A Home and a Towel


A worldly wise uncle of mine had advised that soon after one begins work, one must start planning for a home that would be suitable for one’s retirement. The sooner one builds it the better.

Just as is the case with most humans, my working life was spent in thickly populated urban areas spread across three countries including in Delhi, India, the country of my birth. However, it must be kept in mind that,

“While one may be compelled to spend one’s working life in a crowded city, it is not at all necessary to do so when one retires. It is wiser to look for a home in quieter less crowded town and cities for retirement.”

I am thankful that I did not choose Delhi to acquire a home because the pollution there now is such that many an aged person is  either running away from it or landing up in hospitals unless they drop dead first. From a practical point of view it is wiser because property and land is much cheaper in the countryside than in large urban areas. Further,

“While an urban areas and city lights charm young persons, the quiet and green of countryside is far more charming for an aged one if a person has evolved with age.”

Therefore, at the age of thirty two, I found a vacant lot in an upcoming undeveloped area on the outskirts of the city where my parents and grandmother had a home. It was on the wild outskirts of the city but wide well maintained roads serving a military cantonment passed near it and there were all the chances that it would develop well over ensuing decades which as a matter of fact it did with some help and interventions by me and others in subsequent years.

Soon after acquiring the lot for a small amount of money, I began planning a large home on the property during spare time in different parts of the world. I designed a large home that could serve any possible needs of my family – children, grandchildren, aging parents, and guests that might arise in future. In the holidays that followed, I would build a little at a time. At the age of forty I built a single room with a tiny kitchen and bathroom on it in a corner of the plot so that there was a place to live right away. It was an aid while the rest of the home was built in subsequent years. It has since served to house staff. In the ensuing decade and a half, as I earned more money, and found breaks from my career, the rest of the house was constructed. I used low cost fittings in construction so that it was not necessary to incur any debt in the process. From the start, my family has been against debt with the belief that,

‘Incurring debt with an interest rate from a lender is one of the quickest roots to poverty that humans have taken from the beginning of civilization”

My father, a civil engineer, had constructed a large comfortable home similarly very simply and had warned that a home can be like a hungry well that can swallow all your money if you let it. Moreover,

“A home does not become pretty with expensive fittings but it becomes pretty with trees and flowers that surround it.

Now in my retirement, my parents have left for the other world; children have grown up and pursue their own careers while raising their own families in different parts of the globe, friends and relatives too have aged and have less energy to visit. As a result many of the rooms of the home remain vacant now. In order to maintain them with ease, I keep unused rooms locked away most times, while keeping for my own frequent use a single bedroom, living room, bathroom and a large spacious kitchen that is cleaned regularly.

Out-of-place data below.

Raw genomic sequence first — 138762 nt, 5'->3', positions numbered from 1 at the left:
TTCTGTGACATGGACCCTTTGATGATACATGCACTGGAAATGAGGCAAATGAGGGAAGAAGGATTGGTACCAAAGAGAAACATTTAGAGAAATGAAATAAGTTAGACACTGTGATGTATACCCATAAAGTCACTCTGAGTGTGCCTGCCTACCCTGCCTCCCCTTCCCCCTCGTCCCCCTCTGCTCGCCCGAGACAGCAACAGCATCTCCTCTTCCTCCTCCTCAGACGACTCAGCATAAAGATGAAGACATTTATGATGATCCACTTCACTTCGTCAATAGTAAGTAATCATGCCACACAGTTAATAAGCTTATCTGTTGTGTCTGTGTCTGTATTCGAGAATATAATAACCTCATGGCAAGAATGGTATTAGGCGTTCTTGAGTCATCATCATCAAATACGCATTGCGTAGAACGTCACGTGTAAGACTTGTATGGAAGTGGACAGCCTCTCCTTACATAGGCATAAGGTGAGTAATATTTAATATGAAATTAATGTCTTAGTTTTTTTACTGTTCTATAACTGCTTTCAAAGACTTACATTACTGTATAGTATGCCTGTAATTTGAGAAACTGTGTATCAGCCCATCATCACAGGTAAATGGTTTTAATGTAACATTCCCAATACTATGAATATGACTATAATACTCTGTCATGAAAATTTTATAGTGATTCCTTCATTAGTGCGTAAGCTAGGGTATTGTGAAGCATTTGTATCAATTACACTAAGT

A large home requires a lot of furnishings and stuff and some of this was built from trees that were cut and replaced in the home after seasoning the wood. The other stuff like linen etc. was picked up in sales whenever I spotted it on trips to the market place. Needless to say, most of the linen and stuff remains locked up in the different cupboards most times, being pulled out only when someone visits. On my own I live very simply because,

“The most valuable thing to earn in life is peace and peace comes from simplicity, not desire for luxuries and ever more.”

One of the consequences of this has been that while I have been using the same pair of towels for years. Yesterday, one of them, worn out by age, just ripped apart on a little stretching. Therefore, now I have cut it into pieces and stored it way to be used as a wipe or kitchen cloth when needed. I have discovered that cutting newspaper into squares makes perfectly good kitchen napkins and kitchen towels. Wipes or other cleaning clothes can be cut out from worn out garments and linen instead of blowing money away on it in a store. The money saved if any is better used to feed a hungry person in need. In the process the environment is saved too because of recycling.

Now a new towel was needed. I climbed up to the bedroom that guests use. One of the closets in the room is used to store linen. There were several towels in there, some still in unopened packets picked up on a sale a few years ago, some used occasionally, washed and replaced in the closet. I chose one that had a few stains on it from use once by the wife of a godson. She chewed on beetle-nut and it can cause permanent stains. Now this shall be my new second towel. I keep two bath towels so that one is in use and the other washed on a weekly basis. Wonder how long this new one would last I am not in need of any more new wipes!


Note: Pictures are from publicdomainpictures.net. Pictures of the home described in this note can be found in older posts of this blog, for example here: https://someitemshave.blogspot.in/2015/05/snapshots-of-my-home.html


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